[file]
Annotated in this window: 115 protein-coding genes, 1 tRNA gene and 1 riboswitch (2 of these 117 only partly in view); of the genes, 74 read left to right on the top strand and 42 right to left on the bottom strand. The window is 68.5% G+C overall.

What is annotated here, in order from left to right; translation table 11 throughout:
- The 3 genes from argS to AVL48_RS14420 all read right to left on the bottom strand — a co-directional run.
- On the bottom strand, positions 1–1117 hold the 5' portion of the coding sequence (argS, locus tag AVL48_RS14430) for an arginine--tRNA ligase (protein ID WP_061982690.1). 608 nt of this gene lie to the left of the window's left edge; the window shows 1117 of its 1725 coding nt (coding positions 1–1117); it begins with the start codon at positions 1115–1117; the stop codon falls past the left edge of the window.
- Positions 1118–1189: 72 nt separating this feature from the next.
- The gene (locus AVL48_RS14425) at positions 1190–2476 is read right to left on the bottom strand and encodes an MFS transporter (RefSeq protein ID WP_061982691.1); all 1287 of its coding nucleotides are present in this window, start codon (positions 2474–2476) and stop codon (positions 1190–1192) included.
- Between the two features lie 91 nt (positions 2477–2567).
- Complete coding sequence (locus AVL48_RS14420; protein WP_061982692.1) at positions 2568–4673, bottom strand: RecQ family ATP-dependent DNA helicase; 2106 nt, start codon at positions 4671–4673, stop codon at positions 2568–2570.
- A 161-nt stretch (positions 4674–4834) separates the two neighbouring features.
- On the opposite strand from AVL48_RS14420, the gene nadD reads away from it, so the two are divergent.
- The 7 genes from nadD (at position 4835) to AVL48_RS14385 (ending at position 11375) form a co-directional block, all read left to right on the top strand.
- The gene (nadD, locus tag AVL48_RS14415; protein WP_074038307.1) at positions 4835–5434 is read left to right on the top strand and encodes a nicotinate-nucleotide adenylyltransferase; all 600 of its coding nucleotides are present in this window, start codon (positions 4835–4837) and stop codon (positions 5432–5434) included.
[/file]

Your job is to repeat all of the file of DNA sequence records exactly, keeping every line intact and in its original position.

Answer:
Annotated in this window: 115 protein-coding genes, 1 tRNA gene and 1 riboswitch (2 of these 117 only partly in view); of the genes, 74 read left to right on the top strand and 42 right to left on the bottom strand. The window is 68.5% G+C overall.

What is annotated here, in order from left to right; translation table 11 throughout:
- The 3 genes from argS to AVL48_RS14420 all read right to left on the bottom strand — a co-directional run.
- On the bottom strand, positions 1–1117 hold the 5' portion of the coding sequence (argS, locus tag AVL48_RS14430) for an arginine--tRNA ligase (protein ID WP_061982690.1). 608 nt of this gene lie to the left of the window's left edge; the window shows 1117 of its 1725 coding nt (coding positions 1–1117); it begins with the start codon at positions 1115–1117; the stop codon falls past the left edge of the window.
- Positions 1118–1189: 72 nt separating this feature from the next.
- The gene (locus AVL48_RS14425) at positions 1190–2476 is read right to left on the bottom strand and encodes an MFS transporter (RefSeq protein ID WP_061982691.1); all 1287 of its coding nucleotides are present in this window, start codon (positions 2474–2476) and stop codon (positions 1190–1192) included.
- Between the two features lie 91 nt (positions 2477–2567).
- Complete coding sequence (locus AVL48_RS14420; protein WP_061982692.1) at positions 2568–4673, bottom strand: RecQ family ATP-dependent DNA helicase; 2106 nt, start codon at positions 4671–4673, stop codon at positions 2568–2570.
- A 161-nt stretch (positions 4674–4834) separates the two neighbouring features.
- On the opposite strand from AVL48_RS14420, the gene nadD reads away from it, so the two are divergent.
- The 7 genes from nadD (at position 4835) to AVL48_RS14385 (ending at position 11375) form a co-directional block, all read left to right on the top strand.
- The gene (nadD, locus tag AVL48_RS14415; protein WP_074038307.1) at positions 4835–5434 is read left to right on the top strand and encodes a nicotinate-nucleotide adenylyltransferase; all 600 of its coding nucleotides are present in this window, start codon (positions 4835–4837) and stop codon (positions 5432–5434) included.